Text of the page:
Poetic period drama Death and Nightingales will reward viewers’ patience


A three-episode mini-series streaming on Neon, period drama Death and Nightingales sees a young woman face a life-altering decision – whether to flee her unpleasant life and equally unpleasant stepfather. Starring Matthew Rhys, Jamie Dornan and rising star Ann Skelly, the mini-series carefully crafts its characters with a script containing written riches of beautiful dialogue, writes Liam Maguren.

Patience will be rewarded in Neon’s three-part miniseries Death and Nightingales, a poetic period drama set in 1885 Ireland with the lingering promise of a daring heist.

Based on Eugene McCabe’s 1992 novel, the series features Ann Skelly in a rising star performance as Beth Winters. Having lost her mum when she was just a child, Miss Beth had to endure the following years living under the rule of her unruly stepfather Billy (Perry Mason‘s Matthew Rhys). With her slow-cooking hatred for Billy reaching a boiling point, Miss Beth concocts a plan with a handsome man she beds (Jamie Dornan, 50 Shades of Grey) to snatch her stepfather’s inherited gold and flee for a new life.

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Is it better to live with the devil you know or the sexy stranger you don’t? You can’t fault Miss Beth for choosing the latter, but she’s heavily troubled about the move—an internal conflict that becomes clearer the more we learn about her relationship with her stepfather.

Despite a muttonchop moustache combo that screams villainy, Billy is not an instantly hateable pissant. Rather, he’s a deeply complex pissant capable of changing for the better. Even when Miss Beth reveals one of his gross actions (“when he’d kiss me, not fatherly”), an act he claims to have no memory of, the fact that he completely believes her and owns his wrongdoing wholeheartedly keeps him at arm’s length from being irredeemable.

Unfortunately, that quality’s a mere shard that makes up a complete wreck of a man whose passed-down wealth cannot make up for his lack of mana in his countryside community. His lost sense of purpose isn’t helped by the ongoing British-Irish tensions, a conflict he and his quarry are stuck in the middle of. Fortunately, it gifts us a scene of Billy angrily throwing out a stiff British yuppie intercut with a controlled rock wall explosion.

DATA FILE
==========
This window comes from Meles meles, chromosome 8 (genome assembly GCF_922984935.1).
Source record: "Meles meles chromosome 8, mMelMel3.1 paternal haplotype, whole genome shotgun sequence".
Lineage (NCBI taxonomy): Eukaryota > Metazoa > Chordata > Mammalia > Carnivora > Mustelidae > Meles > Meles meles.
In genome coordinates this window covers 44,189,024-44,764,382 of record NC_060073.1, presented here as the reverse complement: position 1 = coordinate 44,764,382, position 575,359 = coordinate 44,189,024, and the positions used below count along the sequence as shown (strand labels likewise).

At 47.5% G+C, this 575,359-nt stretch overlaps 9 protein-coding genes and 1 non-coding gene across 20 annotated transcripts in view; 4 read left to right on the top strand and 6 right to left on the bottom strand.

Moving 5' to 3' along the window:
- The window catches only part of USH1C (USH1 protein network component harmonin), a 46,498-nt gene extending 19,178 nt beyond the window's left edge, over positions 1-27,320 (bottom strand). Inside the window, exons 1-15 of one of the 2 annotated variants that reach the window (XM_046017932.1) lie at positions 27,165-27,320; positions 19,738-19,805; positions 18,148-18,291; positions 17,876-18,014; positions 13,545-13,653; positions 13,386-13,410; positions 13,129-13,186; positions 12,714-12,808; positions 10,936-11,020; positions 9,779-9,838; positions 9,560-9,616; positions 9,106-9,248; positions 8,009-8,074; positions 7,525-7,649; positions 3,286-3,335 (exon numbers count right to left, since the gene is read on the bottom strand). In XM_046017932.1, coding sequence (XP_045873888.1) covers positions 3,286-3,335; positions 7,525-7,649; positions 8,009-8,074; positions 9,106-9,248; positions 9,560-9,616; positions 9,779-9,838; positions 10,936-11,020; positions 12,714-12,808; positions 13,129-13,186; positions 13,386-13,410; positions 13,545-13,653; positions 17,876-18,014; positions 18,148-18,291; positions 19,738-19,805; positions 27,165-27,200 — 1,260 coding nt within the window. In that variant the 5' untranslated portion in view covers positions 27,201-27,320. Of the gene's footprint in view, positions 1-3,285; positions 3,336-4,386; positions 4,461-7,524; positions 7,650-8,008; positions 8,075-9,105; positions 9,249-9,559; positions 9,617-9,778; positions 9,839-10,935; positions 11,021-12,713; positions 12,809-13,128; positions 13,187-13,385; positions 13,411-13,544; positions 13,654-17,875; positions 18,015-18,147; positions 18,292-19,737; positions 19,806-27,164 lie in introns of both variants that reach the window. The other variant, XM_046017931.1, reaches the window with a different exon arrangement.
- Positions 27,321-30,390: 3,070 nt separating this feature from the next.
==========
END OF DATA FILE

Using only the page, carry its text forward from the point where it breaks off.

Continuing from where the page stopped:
Adding ‘Irish’ to his list of flawless accents, Rhys absorbs every second in a role that earned him a BAFTA Wales nomination. One boozy monologue, which sees Rhys drunkenly rambling at a painting, feels positively Shakespearian coming from an actor of his calibre.

Skelly proves equally magnetic as Miss Beth. She may have the bright-eyed face of youthful innocence but Skelly pierces it with the glare of a woman painfully wise to the wicked world of men. She knows what’s in their head. She knows what’s in their hearts. And, in a moment of femme fatale satisfaction, she uses that knowledge to her advantage.

While Skelly revels in her character’s battle-hardened strengths, she proves equally forceful in portraying Miss Beth’s few moments of blissful naivety. She is, deep down, a gentle dreamer who envisions paradise just a bit beyond the rolling green hills with a caring man by her side.

After his stint with the 50 Shades series, it’s great to see Jamie Dornan play a charming guy for a change. As Liam Ward, he presents the antithesis of Rhys’s character: tender, attentive, straight-headed. He doesn’t get nearly as much screen time as Skelly and Rhys, but he’s used with pinpoint efficiency.

Dornan reunites here with writer-director Allan Cubitt, who collaborated previously for award-winning crime series The Fall. The seasoned telly-maker dips his talents into more cinematic territories with Death and Nightingales, matching McCabe’s softly sombre story with an appropriately lavish (yet economical) production that makes the most of the sumptuous landscapes of countryside Ireland. It’s “a fairyland” as Miss Beth rightly calls it, alluding to both its illustrious beauty and cruel fantasy of a place that may as well be a prison to her.

Not intent on romanticising a deeply problematic time and place, abuse against women plays a big part in Death and Nightingales. Fortunately, said abuses are almost always implied rather than explicitly shown (this is produced by the BBC, not HBO) but that doesn’t make those scenes easy to swallow. These moments are vital to the story, however, and play the ultimate role in Miss Beth’s life-altering decision to leave or stay with her stepfather.

There’s also a more menacing question that lies beyond the rolling green hills: is she leaving “fairyland” or chasing it? Whatever the answer, the promise of paradise proves too much to ignore.

Death and Nightingales constantly balances the serene with the sombre, a conflicting mood captured to perfection by the incredible musical score. Full of deep drums and earthy strings, you’d be forgiven for thinking Warren Ellis and Nick Cave had something to do with this. It’s actually composed by BAFTA-winning musician David Holmes, whose screen scoring career ranges from Ocean’s Eleven to Killing Eve.

The mood goes hand-in-hand with the show’s methodical pace, which would’ve proved too much for a feature film and too shallow as a full-blown season of TV. As a mini-series though, it feels completely tailored to McCabe’s story, carefully crafting its characters with a script containing written riches of beautiful dialogue.

One of the most pertinent examples, in my mind, comes when Miss Beth and Liam discuss the safe her stepfather uses to hide his inherited wealth.

Liam ponders: “What kind is he, to hoard like that?”

Without missing a beat, Miss Beth responds: “Humankind.”